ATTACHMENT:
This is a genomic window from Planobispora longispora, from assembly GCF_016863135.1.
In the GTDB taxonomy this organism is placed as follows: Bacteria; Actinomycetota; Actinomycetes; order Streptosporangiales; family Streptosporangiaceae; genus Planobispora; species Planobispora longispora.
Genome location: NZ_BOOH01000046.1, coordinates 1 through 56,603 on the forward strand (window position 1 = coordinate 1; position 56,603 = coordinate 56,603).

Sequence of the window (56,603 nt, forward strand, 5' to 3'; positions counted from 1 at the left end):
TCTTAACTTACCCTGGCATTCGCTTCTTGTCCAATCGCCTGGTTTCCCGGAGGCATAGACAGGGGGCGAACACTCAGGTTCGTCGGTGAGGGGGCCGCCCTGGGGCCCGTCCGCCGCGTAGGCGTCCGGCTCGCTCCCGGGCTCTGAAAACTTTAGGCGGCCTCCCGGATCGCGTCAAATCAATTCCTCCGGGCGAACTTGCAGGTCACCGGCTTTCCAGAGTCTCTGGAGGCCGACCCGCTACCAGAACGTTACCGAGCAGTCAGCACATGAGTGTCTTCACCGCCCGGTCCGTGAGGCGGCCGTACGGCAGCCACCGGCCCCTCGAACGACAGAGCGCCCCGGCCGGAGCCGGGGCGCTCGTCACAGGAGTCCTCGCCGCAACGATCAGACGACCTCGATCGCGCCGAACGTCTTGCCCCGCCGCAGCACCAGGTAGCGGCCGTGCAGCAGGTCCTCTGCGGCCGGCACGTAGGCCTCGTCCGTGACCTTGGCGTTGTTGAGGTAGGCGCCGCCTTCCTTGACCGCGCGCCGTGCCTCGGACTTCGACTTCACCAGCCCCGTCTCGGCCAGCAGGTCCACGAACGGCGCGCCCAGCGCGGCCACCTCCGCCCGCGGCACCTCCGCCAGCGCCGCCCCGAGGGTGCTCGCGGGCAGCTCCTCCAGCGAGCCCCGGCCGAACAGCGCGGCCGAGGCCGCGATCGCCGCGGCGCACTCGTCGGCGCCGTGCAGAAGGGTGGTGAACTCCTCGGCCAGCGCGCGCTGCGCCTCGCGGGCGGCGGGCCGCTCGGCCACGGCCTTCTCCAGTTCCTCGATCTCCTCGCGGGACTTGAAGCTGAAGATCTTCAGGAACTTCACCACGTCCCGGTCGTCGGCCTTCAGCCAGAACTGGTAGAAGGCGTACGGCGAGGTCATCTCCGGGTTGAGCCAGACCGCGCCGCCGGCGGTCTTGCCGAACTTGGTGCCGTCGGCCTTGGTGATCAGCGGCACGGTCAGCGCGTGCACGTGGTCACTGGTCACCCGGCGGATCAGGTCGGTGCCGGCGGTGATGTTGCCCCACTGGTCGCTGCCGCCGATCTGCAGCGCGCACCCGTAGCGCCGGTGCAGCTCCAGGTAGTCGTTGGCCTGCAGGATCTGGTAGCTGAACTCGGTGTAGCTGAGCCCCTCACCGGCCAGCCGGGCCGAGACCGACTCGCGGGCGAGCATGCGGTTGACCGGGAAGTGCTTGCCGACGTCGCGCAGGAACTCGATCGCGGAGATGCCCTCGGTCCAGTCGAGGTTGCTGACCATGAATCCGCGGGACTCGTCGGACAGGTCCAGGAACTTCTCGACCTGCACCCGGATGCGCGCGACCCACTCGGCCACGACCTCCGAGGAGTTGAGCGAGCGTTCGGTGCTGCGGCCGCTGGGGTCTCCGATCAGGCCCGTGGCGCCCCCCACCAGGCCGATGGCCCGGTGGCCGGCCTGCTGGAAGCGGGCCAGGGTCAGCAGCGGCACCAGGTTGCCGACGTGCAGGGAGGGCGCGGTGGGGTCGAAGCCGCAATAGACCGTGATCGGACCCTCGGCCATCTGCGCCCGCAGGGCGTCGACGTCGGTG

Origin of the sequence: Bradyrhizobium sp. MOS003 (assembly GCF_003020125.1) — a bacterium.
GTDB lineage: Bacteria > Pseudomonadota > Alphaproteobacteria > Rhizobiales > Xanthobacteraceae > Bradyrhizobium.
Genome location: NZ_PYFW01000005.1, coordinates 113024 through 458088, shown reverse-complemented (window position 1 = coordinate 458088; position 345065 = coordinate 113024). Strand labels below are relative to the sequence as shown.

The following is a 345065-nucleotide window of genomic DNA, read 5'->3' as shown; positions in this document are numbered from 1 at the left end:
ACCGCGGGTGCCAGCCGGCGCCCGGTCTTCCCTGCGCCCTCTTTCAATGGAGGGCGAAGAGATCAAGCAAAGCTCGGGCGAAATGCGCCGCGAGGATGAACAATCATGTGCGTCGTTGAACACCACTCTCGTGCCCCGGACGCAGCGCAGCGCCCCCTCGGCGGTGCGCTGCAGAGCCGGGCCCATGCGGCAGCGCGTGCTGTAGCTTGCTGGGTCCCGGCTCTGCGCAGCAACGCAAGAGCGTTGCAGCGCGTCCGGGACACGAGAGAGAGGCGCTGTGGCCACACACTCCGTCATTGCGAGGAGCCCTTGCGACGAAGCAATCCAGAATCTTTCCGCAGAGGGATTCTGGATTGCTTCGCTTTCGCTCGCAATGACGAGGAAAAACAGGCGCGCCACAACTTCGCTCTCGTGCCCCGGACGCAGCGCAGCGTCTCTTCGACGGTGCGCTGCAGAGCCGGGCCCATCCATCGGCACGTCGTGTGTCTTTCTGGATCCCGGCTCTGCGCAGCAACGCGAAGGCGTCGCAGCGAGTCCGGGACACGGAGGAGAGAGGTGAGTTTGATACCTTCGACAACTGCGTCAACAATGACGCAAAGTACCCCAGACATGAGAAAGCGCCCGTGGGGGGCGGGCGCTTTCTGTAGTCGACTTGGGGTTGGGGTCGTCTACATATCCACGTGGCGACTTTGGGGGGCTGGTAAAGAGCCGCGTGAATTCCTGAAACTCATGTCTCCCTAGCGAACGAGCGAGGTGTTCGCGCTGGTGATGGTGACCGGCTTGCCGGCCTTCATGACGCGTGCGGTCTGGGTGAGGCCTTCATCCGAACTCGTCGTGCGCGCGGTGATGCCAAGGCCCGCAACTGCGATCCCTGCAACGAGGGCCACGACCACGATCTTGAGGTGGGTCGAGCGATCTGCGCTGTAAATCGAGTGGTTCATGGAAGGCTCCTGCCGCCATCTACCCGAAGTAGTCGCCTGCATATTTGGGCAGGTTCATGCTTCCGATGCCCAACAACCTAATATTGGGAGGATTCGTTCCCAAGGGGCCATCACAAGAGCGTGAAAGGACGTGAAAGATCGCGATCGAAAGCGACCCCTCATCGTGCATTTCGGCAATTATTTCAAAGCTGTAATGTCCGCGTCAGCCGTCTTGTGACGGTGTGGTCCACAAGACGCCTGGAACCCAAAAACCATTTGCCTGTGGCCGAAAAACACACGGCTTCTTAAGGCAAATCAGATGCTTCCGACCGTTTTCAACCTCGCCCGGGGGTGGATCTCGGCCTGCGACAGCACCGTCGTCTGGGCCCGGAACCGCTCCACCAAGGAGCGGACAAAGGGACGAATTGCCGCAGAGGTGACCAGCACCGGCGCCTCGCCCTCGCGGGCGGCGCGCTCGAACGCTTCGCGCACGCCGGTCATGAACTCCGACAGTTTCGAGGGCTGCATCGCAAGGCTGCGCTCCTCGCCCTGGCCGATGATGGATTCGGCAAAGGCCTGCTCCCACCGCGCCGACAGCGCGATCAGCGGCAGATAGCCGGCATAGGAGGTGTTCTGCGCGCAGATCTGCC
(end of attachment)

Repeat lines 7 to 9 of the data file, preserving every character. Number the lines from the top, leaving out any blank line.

GTDB lineage: Bacteria > Pseudomonadota > Alphaproteobacteria > Rhizobiales > Xanthobacteraceae > Bradyrhizobium.
Genome location: NZ_PYFW01000005.1, coordinates 113024 through 458088, shown reverse-complemented (window position 1 = coordinate 458088; position 345065 = coordinate 113024). Strand labels below are relative to the sequence as shown.

The following is a 345065-nucleotide window of genomic DNA, read 5'->3' as shown; positions in this document are numbered from 1 at the left end: